Employee or Office-holder. Contract or not. Police Pension reform…

by ConcernedCop on April 21, 2013

Police officers, that is the rank and file, do not have contracts of employment as they hold ‘office’. Employees as I understand it, must have contracts of employment to protect both parties. Recent proposed changes to the Police Pension Scheme and the intention of government to repeal Section 2 of their Pension Regulations is causing great concern amongst those who are told that, as they do have contracts and are not employees, can be coerced in to joining a pension scheme which will cost them more, for longer whilst paying less benefit.

Is this legal: can the office of Constable be used to unilaterally change their terms? Could the financial penalties they face be seen as slavery as per Art 4, ECHR? Lord Newby’s comment in the House of Lords regarding the need for consent – with no such consent, can a new scheme be put in place which seriously disadvantages the officers affected? Is the government’s policy of any officer not aged over 40 (or within 10yrs of retiral age) legal or discriminatory.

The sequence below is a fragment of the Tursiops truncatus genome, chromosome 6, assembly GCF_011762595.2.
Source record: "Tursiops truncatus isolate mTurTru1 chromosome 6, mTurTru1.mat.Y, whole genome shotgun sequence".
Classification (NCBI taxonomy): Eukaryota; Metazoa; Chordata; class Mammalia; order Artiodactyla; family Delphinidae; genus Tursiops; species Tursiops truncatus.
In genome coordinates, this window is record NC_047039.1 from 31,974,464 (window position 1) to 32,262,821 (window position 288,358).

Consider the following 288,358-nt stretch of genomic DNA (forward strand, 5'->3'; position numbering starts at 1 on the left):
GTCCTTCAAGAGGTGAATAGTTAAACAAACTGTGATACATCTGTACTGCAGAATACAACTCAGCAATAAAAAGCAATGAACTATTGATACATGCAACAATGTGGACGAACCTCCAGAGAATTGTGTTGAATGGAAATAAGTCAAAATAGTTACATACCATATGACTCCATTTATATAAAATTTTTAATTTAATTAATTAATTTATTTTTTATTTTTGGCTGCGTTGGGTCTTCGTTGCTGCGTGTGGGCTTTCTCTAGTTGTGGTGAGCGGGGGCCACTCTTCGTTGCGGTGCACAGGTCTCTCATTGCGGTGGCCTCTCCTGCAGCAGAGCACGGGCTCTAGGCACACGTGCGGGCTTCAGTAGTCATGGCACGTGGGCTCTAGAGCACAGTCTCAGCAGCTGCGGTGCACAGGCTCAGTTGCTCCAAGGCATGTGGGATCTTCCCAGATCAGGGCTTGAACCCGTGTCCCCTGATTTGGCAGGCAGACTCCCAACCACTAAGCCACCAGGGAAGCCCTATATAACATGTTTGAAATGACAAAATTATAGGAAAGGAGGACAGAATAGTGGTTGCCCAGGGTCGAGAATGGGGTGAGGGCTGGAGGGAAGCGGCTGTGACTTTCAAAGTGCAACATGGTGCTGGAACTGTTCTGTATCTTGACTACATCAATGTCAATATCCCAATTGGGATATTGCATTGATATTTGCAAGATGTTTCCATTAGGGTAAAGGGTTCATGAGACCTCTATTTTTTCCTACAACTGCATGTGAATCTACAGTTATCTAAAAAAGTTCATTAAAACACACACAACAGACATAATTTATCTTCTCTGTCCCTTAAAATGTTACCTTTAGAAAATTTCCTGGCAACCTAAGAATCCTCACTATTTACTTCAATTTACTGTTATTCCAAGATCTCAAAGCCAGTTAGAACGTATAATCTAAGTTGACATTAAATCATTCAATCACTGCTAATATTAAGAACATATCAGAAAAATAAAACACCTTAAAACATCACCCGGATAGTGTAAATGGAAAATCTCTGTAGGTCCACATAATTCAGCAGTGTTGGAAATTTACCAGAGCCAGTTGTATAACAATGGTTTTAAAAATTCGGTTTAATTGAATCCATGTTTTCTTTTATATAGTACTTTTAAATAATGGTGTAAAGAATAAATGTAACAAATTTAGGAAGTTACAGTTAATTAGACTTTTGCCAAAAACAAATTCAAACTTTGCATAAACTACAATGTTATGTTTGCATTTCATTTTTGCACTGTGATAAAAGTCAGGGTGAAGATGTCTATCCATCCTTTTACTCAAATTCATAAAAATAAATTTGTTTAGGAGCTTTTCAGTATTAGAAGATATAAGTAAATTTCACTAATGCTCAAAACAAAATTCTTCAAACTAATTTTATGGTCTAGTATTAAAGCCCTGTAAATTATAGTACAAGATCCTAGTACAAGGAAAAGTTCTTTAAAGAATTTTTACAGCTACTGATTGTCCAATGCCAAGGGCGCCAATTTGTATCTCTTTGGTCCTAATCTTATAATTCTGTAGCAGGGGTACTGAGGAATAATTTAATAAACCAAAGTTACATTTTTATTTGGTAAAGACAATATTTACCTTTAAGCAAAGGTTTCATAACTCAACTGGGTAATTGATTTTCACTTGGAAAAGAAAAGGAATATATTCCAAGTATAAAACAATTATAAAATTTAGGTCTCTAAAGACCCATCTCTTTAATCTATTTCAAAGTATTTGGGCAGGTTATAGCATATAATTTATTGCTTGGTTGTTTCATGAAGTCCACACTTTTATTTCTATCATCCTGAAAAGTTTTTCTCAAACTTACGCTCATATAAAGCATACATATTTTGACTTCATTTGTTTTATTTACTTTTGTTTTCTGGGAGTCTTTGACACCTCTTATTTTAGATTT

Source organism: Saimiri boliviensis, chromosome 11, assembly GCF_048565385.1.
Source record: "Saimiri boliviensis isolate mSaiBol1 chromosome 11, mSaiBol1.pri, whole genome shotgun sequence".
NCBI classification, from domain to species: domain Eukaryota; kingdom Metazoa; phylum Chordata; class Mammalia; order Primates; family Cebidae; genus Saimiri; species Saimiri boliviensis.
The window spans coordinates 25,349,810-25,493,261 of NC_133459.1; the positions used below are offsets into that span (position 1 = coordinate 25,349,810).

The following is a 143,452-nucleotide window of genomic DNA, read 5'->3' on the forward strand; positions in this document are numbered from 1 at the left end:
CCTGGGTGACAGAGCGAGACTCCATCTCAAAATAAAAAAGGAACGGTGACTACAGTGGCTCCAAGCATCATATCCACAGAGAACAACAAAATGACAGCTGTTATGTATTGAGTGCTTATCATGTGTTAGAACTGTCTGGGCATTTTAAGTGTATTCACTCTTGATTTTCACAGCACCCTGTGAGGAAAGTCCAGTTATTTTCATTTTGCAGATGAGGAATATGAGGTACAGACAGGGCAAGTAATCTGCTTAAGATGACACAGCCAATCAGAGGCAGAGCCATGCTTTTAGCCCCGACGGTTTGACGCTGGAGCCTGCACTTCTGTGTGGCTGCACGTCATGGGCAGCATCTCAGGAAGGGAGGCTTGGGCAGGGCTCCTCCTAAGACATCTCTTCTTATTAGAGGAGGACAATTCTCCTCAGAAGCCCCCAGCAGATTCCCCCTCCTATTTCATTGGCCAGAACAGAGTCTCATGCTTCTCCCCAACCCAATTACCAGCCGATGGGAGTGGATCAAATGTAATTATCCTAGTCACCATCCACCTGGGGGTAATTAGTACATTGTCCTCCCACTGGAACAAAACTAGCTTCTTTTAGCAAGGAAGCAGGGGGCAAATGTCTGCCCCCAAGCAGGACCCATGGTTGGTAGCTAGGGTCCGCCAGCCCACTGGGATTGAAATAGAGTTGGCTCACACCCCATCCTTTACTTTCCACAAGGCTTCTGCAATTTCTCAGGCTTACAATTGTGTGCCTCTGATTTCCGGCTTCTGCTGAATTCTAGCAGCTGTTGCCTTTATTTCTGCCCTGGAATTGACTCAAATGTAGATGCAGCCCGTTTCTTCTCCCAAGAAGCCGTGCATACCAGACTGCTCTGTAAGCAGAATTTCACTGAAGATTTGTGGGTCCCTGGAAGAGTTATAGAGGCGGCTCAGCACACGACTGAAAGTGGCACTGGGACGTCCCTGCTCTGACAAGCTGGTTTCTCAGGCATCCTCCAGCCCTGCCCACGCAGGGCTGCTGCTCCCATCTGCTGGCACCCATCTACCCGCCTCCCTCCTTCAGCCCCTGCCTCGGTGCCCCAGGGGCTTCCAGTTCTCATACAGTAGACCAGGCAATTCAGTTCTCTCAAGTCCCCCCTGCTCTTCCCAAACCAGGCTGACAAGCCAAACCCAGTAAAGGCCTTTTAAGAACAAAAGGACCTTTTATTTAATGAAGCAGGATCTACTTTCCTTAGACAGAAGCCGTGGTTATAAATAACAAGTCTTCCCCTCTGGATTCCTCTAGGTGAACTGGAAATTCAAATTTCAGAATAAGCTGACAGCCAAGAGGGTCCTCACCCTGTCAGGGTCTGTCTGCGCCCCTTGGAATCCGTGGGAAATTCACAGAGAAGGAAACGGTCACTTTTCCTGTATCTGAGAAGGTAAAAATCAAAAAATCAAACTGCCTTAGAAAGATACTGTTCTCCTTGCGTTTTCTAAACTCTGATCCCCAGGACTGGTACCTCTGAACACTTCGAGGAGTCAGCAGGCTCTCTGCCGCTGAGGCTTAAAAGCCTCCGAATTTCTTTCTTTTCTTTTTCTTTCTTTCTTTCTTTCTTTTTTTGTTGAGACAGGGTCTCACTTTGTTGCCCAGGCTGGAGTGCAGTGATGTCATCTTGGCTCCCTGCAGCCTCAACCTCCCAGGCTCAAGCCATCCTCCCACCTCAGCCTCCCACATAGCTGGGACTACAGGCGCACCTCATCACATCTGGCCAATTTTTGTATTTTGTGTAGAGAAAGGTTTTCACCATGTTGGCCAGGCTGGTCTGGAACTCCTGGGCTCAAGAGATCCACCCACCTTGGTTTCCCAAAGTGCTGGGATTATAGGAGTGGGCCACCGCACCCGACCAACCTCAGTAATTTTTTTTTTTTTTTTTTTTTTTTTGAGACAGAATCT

They have been told to like it or leave the new proposed scheme and therefore, face disadvantage in building up their pot. They have been told by the Scottish Police Federation that the government can impose any age they wish to discriminate who will go on to the new scheme.

I will speak with the Gen Sec. of the Scottish Police Federation Mon 22 April 2013 and so any comment, ideas or cases which will assist in identifying if a challenge can be made would be greatly appreciated.

Previous post:

Next post: